DENVER (CBS4) – Parents with students enrolled in Denver Public Schools said Friday they are concerned about the impact the first day of a teachers strike would have on their families. DPS and the teacher’s union will meet Friday evening, just days before members of the union plan to hit the picket line.
“We’ve been in Denver Public Schools for 12 years now,” said Megan Perkins. “It’s nerve wracking, we don’t know what is going to happen.”
Perkins has three kids in the district, two at Slavens School and a junior at Thomas Jefferson High School. She and fellow DPS parent Laura Edwards, a mother of another Slavens student, are concerned about what might happen in the next few days. The Denver Classroom Teachers Association is scheduled to start striking on Monday.
“We’ve heard from a great deal number of parents,” a DPS Board of Education member said at a news conference on Thursday.
Leaders say children will be safe but some parents will need to find alternative options for their students in certain early learning classes.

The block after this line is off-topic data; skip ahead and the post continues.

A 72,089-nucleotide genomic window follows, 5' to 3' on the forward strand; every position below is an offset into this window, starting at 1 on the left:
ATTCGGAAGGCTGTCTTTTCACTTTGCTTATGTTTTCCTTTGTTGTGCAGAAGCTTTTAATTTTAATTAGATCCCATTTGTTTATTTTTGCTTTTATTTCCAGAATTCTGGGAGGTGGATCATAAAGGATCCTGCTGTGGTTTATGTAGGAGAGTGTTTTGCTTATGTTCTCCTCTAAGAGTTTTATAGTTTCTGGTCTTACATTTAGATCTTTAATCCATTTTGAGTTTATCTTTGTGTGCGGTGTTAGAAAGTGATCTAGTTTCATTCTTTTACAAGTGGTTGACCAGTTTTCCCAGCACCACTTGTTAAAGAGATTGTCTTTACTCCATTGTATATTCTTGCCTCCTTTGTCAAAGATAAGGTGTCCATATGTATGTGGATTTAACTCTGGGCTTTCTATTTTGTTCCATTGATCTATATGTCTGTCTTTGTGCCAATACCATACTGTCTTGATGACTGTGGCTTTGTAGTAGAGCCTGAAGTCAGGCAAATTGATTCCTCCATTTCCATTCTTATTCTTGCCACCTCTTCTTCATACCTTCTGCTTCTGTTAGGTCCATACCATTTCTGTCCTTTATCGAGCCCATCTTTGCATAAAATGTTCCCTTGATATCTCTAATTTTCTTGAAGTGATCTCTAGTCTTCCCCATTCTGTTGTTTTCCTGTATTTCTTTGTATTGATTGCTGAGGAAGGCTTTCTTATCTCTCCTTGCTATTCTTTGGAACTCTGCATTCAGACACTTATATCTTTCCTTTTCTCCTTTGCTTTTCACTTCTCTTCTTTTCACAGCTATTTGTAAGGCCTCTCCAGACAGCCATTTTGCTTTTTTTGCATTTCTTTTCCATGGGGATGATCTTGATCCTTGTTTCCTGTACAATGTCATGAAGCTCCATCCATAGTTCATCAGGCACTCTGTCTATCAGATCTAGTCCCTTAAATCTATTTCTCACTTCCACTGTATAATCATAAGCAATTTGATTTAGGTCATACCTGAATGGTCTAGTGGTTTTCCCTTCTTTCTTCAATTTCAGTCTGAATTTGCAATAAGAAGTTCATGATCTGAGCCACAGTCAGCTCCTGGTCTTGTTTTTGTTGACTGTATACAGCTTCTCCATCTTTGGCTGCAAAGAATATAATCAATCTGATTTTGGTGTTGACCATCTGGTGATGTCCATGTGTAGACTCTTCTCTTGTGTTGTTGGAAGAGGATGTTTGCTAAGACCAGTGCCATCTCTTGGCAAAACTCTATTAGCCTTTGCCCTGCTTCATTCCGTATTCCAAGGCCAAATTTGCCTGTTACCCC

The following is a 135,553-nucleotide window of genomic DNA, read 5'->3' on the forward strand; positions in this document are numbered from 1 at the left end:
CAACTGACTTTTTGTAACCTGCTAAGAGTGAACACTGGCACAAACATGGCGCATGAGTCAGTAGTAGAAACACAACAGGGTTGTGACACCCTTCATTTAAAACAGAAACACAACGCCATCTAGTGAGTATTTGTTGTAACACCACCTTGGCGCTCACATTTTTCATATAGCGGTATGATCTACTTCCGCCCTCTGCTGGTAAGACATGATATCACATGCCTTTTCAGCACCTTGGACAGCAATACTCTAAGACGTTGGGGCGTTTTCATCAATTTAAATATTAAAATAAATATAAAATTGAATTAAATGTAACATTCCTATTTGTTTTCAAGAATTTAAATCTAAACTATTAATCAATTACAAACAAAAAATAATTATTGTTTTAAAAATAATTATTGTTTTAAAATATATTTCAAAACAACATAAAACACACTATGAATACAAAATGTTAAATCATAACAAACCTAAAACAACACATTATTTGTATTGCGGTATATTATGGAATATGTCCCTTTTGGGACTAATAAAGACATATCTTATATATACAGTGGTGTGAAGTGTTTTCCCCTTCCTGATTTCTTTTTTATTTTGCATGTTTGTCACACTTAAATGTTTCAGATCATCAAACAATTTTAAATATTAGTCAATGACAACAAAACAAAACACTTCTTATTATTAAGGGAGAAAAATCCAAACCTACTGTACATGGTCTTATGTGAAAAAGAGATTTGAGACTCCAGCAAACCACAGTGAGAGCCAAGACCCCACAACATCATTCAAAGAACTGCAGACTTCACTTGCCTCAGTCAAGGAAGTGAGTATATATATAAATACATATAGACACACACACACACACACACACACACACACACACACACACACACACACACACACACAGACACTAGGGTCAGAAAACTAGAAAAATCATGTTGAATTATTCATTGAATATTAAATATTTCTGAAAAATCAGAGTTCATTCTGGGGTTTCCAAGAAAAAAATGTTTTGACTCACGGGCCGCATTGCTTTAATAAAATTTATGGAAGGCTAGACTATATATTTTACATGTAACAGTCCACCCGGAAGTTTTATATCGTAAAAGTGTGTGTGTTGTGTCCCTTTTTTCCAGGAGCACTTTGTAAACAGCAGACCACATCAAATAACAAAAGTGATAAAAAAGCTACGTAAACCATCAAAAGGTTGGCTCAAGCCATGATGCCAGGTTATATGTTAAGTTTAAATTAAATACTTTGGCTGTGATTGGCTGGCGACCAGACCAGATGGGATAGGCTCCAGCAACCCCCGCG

Negotiations were set to continue on Friday evening just two days after the governor and the Department of Labor and Employment announced it would not intervene in the process. Gov. Jared Polis pointed out at a news conference on Wednesday that the two sides are only $300 apart in their proposals for starting teacher pay. He believes the district and the union are close to a deal and can reach one without a strike.
“We’re fairly confident we can reach an agreement before a strike,” a board member said on Thursday.
Perkins and Edwards say they will react to the strike one day at a time, understanding the loss of instruction will be difficult to make up but their students should be safe at school.
“For right now we’re both planning on sending our children,” Edwards said.